Wednesday, March 5, 2014

Language Game

The confused girl is from the Ceqli Blog.
There's a very silly idea on the amorphous left that there's something slightly disreputable about the English language, and this results in the notion that instead of traditional English names of foreign cities, countries, etc. we should substitute the native names. At first glance, this seems almost reasonable, until you realize that just about all languages have different names for place names in other language areas, including the areas where English is predominant.  In French, London is Londres, and the United States is les États-Unis. But, hey, instead of giving you a list out of my memory, here are all these foreign versions from Wiktionary.

So you see, I imagine, that there's nothing especially perverse in the English language that leads us to call foreign places things other than their native names. Indeed, when people decide to opt for native names instead, they're oddly selective about it.  They want to call Bombay "Mumbai," for example, but have no urge to call Munich "München."  They switched from Peiping to Beijing, but didn't change Rome to Roma. They want to say Myanmar instead of Burma, but show no interest in calling Germany Deutschland.

But the big new idea now is to change not just Peiping, but all the traditional English names for Chinese places to the Mandarin equivalent.  This from Language Log.

No more Hong Kong, no more Tibet
The Encyclopaedia Britannica has begun to refer to Hong Kong as Xianggang, the Modern Standard Mandarin (MSM) pronunciation of the name.
The above screen shot is from the Facebook group "Hong Kong & China NOT the SAME 中港大不同". Needless to say, not only are the people of Hong Kong unamused by this attempt on the part of the EB editors to please the Beijing government, they are quite upset.
For a Hong Konger, the top line in Chinese (see above) registers as "Has Hong Kong become soeng1 gaan1?!". The last two characters, 傷姦 (pronounced shāng jiān in Modern Standard Mandarin [MSM]), literally mean "injure-rape", but are here being used to transcribe in Cantonese the MSM pronunciation of 香港 ("Fragrant Harbor"), viz., Xiānggǎng. In Cantonese, 香港 would be pronounced Hoeng1gong2, whence our "Hong Kong".
As another example of the rapidly encroaching Mandarinization of Hong Kong, a while back the new Cantonese opera complex was referred to as "xìqǔ" 戲曲, using the MSM Pinyin spelling of its name instead of Cantonese romanization hei3 kuk1, in English texts written about it. The name for Cantonese opera is actually jyut6 kek6 粵劇 (MSM yuèjù).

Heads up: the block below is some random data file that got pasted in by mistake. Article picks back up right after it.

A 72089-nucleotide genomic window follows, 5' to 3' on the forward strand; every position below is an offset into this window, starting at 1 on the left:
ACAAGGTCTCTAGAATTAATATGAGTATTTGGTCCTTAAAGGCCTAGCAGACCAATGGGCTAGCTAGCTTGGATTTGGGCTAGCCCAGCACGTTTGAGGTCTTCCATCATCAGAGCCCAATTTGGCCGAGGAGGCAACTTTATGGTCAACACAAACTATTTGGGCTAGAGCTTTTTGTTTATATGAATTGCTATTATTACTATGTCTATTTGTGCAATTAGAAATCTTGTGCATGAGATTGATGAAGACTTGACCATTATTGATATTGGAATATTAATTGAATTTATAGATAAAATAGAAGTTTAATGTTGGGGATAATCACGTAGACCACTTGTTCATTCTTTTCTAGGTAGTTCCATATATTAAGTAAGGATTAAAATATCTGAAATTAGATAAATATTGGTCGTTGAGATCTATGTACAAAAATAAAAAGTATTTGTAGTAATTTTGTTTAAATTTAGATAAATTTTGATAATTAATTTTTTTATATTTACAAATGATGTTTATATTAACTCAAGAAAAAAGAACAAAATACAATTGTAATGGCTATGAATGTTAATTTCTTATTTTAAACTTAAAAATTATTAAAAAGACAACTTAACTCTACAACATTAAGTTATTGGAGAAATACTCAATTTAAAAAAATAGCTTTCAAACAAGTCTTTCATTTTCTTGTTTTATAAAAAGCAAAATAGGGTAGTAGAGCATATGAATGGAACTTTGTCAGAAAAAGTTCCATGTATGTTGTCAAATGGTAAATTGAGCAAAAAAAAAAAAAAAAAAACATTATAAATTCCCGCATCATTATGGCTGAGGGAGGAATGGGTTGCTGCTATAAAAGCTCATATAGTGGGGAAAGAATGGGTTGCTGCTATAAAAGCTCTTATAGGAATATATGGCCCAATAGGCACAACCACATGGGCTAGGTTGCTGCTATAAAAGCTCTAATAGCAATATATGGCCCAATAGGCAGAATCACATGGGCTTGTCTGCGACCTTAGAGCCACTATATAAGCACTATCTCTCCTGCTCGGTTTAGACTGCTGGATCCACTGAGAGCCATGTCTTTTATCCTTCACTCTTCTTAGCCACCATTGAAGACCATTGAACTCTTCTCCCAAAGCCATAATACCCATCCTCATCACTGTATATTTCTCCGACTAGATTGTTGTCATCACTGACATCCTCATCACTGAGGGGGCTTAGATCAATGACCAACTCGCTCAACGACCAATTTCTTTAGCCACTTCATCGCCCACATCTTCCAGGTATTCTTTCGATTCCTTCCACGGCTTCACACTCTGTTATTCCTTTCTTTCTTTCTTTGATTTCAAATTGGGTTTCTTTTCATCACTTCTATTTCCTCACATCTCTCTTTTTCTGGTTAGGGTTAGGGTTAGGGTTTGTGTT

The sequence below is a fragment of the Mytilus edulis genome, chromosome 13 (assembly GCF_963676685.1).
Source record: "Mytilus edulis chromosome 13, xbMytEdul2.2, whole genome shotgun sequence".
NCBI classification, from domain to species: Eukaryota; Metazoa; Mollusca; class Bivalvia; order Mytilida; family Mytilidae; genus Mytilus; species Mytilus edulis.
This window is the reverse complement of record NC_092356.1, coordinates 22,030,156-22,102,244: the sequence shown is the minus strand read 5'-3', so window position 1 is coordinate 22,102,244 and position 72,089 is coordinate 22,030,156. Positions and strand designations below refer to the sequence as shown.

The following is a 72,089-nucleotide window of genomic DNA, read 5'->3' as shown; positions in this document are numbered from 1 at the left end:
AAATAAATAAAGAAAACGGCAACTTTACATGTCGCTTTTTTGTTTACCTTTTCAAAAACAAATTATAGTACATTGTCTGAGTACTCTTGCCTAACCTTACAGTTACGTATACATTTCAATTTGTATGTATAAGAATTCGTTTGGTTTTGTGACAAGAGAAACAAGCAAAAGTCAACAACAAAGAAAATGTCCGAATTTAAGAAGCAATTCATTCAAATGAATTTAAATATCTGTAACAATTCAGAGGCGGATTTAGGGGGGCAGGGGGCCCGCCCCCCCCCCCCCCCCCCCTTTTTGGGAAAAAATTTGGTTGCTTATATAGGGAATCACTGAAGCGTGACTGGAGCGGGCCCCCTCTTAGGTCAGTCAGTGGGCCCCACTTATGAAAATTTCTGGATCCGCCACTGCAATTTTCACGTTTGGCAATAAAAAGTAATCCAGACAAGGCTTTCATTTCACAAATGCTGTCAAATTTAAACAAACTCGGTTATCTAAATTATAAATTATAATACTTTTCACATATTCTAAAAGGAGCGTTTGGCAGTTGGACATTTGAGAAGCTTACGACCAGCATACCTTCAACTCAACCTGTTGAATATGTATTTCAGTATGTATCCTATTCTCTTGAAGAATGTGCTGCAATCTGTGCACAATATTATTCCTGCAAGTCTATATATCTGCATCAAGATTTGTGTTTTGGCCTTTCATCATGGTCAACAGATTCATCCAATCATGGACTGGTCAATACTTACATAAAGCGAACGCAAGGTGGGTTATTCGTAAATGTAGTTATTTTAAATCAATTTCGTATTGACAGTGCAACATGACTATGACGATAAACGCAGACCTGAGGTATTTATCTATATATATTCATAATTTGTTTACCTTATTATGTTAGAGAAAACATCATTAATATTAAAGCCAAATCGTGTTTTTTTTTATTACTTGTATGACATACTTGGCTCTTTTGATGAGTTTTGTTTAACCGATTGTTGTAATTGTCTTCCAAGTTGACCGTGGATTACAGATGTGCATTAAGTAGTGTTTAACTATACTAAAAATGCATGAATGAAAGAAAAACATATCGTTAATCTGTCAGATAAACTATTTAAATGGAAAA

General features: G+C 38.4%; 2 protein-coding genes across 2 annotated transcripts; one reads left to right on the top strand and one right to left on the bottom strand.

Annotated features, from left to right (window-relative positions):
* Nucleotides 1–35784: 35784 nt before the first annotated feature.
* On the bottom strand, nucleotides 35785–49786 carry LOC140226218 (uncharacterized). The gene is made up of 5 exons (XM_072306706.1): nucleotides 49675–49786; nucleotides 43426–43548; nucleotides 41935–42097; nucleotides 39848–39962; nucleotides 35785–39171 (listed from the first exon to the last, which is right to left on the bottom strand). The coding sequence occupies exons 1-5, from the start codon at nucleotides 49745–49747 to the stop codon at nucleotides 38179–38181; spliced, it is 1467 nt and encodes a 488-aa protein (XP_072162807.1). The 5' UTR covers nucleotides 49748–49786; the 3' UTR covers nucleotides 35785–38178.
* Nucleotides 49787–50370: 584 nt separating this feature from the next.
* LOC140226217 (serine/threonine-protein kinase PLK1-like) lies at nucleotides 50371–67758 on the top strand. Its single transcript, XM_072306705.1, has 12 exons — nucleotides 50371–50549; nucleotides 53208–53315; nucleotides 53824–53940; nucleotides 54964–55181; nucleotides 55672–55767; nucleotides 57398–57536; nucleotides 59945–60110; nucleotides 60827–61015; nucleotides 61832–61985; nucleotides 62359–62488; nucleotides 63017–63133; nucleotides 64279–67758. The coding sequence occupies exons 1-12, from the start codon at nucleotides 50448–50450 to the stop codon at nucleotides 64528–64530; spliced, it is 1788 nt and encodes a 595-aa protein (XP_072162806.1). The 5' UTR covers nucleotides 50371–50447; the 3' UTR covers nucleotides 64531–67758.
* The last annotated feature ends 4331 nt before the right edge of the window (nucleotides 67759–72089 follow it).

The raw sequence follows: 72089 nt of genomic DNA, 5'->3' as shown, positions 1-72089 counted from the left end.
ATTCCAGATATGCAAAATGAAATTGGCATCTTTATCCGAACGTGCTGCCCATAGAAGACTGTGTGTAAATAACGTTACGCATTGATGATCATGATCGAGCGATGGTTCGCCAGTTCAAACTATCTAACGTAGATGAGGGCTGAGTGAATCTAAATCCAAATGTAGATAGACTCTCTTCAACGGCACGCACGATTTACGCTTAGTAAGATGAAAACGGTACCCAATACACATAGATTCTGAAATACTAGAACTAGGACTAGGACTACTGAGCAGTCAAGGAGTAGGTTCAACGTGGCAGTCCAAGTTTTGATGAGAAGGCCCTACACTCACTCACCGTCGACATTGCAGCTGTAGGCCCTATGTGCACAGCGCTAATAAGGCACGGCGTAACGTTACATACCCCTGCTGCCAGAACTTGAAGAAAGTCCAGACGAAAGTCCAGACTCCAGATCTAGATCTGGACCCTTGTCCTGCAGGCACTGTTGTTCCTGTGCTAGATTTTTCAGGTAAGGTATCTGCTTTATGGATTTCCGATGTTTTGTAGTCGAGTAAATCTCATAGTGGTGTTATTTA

The imposition of MSM terms and pronunciations over local language preferences is being carried out aggressively throughout China, not just in Hong Kong. For example, in Xinjiang, Kashgar, by central government fiat, has become 喀 什 Kāshí and Ürümchi has become Wūlǔmùqí 乌 鲁木齐.
The changes in Tibet are even more drastic. The Chinese insist on calling the place Xīzàng 西藏 ("West Zàng") instead of Tibet, by some form of which it is known to much of the world. Xīzàng is a relatively new place name, having been coined only in the late 18th-early 19th century. Literally, zàng 藏 means "storehouse; depository; (Buddhist / Taoist) canon"), but in the name Xīzàng 西藏 ("West Zàng") refers to a traditional province in western and central Tibet. I suppose, but am by no means certain of this, that zàng 藏 in this transcriptional sense may be linked to the name of an ancient Tibeto-Burman people calledQiang (sometimes referred to as proto-Tibetans).
The Tibetans themselves call their country Bod བོད་ (transliterated as Bhö or Phö and pronounced [pʰøʔ]) or related terms based upon it. For instance, when referring to Greater Tibet — all the Tibetan-speaking areas collectively, which range far beyond the Tibetan Autonomous Region (TAR) of the People's Republic of China (PRC) — one would say Bod-chen-po.  Historically, from around 1698 at least, there does seem to have been a sense of a greater Tibet (Bod-chen), which appears to have mapped more to the spread of Gelukpa (Yellow Hat sect) monasteries than to any other feature.
In addition to the TAR, there are also Tibetan-speaking populations in the PRC provinces of Gansu, Qinghai, Sichuan, and Yunnan, which would be included in Khams and Amdo in traditional usage.
This is a grossly simplified account of the names for Tibet across time and space.  For a detailed discussion of the historical and linguistic evidence concerning a whole range of names for Tibet in different languages, see this excellent Wikipedia article.
[Thanks to Bob Bauer, Matthew Kapstein, Robbie Barnett, Gray Tuttle, and Patricia Schiaffini]

1 comment:

  1. PeKing.

    I only point it out because it's misspelled twice.